Two Roland DG solvent machines – a VersaCamm VS640 high-speed printer and an A-J740i AdvancedJET – round out the output devices. The company prints posters, displays and POS for bus shelters, self-adhesive vinyl, billboard skins, development and commercial signage, computer cut lettering and banners.
Zeunert says the large format operation specialises in the brand identity, promotion, sourcing and manufacturing of all POS items including, posters, self-adhesive vinyl and rigid substrates for various segments including food, beverages, logistical, household, personal care, promotional and industrial markets.
Its strengths lie primarily in outdoor media product, he says, with billboard skins that use digitally printed single-sided vinyl, with either a welded pocket or Keder rope finish.
Billboard skins can be finished to any size using inhouse vinyl welders. Printed extensions and overlays can also be manufactured inhouse for 3D work.
Billboard does a lot of work with self-adhesive vinyl and one-way vision material using see-through substrates.
The company works on construction hoardings, printing building and fence advertising that covers entire infrastructures on quality printed cloth, mesh or banner. Materials range from short term, cost effective cloth to premium quality, high res printed mesh or banner.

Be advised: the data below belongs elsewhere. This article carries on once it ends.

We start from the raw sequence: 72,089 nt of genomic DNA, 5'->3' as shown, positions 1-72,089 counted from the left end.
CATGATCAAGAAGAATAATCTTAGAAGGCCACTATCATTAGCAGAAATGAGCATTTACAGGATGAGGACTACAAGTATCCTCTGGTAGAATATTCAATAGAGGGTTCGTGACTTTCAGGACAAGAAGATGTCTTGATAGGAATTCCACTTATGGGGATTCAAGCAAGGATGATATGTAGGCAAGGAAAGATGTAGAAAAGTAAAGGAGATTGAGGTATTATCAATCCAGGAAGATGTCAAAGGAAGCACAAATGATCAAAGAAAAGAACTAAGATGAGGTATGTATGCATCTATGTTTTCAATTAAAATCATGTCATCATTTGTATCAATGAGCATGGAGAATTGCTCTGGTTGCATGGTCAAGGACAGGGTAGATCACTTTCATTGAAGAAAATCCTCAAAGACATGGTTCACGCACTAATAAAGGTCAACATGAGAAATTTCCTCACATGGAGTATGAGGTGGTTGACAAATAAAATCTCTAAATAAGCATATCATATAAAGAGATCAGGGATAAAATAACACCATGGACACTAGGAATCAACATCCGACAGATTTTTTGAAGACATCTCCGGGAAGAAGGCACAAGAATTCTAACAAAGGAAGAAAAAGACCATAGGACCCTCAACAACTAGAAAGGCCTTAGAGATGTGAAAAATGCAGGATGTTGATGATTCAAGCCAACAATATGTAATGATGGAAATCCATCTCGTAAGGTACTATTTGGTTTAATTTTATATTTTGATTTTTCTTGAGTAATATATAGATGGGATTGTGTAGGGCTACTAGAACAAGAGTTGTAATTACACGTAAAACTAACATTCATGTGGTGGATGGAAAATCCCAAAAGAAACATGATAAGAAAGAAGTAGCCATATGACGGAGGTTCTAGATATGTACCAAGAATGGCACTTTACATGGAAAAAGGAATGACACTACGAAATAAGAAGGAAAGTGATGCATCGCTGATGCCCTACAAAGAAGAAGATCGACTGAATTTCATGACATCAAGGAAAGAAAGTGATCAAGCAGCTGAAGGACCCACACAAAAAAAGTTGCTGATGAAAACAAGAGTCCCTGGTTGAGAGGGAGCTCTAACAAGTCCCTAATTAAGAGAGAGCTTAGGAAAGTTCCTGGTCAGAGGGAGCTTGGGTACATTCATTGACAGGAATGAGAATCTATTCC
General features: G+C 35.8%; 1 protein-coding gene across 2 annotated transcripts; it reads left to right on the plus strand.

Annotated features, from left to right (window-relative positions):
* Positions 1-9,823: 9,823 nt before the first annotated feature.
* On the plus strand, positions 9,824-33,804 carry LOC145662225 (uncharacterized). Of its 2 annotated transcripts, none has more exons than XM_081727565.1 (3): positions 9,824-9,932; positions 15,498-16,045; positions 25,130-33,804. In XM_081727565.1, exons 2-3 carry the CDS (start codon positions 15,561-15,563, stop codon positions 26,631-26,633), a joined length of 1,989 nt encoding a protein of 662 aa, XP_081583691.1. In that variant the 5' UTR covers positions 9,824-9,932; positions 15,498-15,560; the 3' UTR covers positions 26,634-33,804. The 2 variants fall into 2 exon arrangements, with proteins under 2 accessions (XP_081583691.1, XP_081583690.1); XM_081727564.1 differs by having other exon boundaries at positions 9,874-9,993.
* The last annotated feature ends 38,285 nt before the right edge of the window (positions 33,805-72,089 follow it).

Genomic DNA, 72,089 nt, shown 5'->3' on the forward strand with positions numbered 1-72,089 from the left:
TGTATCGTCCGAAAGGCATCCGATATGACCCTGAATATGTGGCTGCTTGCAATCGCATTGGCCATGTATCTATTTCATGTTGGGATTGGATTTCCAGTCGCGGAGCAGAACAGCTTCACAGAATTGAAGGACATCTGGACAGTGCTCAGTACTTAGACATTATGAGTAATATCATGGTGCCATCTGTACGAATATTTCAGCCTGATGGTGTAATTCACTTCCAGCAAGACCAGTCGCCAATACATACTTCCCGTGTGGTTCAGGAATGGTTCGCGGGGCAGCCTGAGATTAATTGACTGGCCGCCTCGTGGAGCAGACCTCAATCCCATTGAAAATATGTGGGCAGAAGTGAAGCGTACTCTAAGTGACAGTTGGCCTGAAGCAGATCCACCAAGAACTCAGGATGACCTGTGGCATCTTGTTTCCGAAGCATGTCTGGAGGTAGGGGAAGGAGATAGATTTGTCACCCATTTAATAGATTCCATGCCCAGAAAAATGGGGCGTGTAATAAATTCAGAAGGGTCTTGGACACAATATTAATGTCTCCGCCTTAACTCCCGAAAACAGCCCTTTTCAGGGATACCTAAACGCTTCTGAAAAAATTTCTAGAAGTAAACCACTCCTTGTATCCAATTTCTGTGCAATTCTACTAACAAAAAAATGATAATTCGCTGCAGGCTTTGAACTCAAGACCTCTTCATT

Zeunert is a firm believer in technology-driven success, “We have been market leaders now for the past five years and have never been so busy. These new machines create opportunities where clients demand faster turnarounds.”
Corporate reset sharpens ADG’s image
Corporate realignment can often lead to a display media provider enriching its resources and widening its market appeal. Such has been the case with Melbourne based Active Display Group (ADG) in its recent acquisition by publicly listed marketing agency STW, a move slated to dramatically widen both client base and workload for the new one-stop shop entity.
ADG, formerly owned by the Gittus family, also has a 50 per cent stake in AFI Branding, has 390 staff in eastern Australia, and has an expanding Asia Pacific presence.
“The main change you will notice is a broadening of our range of services as we tap the creative resources of the wider STW group,” Zita Watkin, ADG’s creative marketing manager, tells ProPrint.
“While Active has always been strong in the provision of hardware and the execution of digital media projects – now we have access to the region’s strongest creative teams and will be able to deliver outstanding media content along with the delivery systems themselves.”
In the maturing and increasingly crowded wide format market, ADG has found several sustainable display niches, says Watkin, listing some of these as corrugated cardboard packaging and displays, ‘which are becoming more and more prepacked’, the banner and billboard market, including banner meshes and billboards around construction sites, innovative display work, and being able to print directly onto interesting and sometimes unusual substrates like timber and acrylic.
ADG has been known for its impressive screen and digital capex. Two Luescher JetScreen DX direct-to-screen systems enable the company to produce four colour sets of screens in under an hour without film – with film it used to be a day. And a Sias Multigraphica 1,850 x 1,250mm moving table line enables heavy and thick substrates like X-board, Alcabond and MDF, to be screenprinted.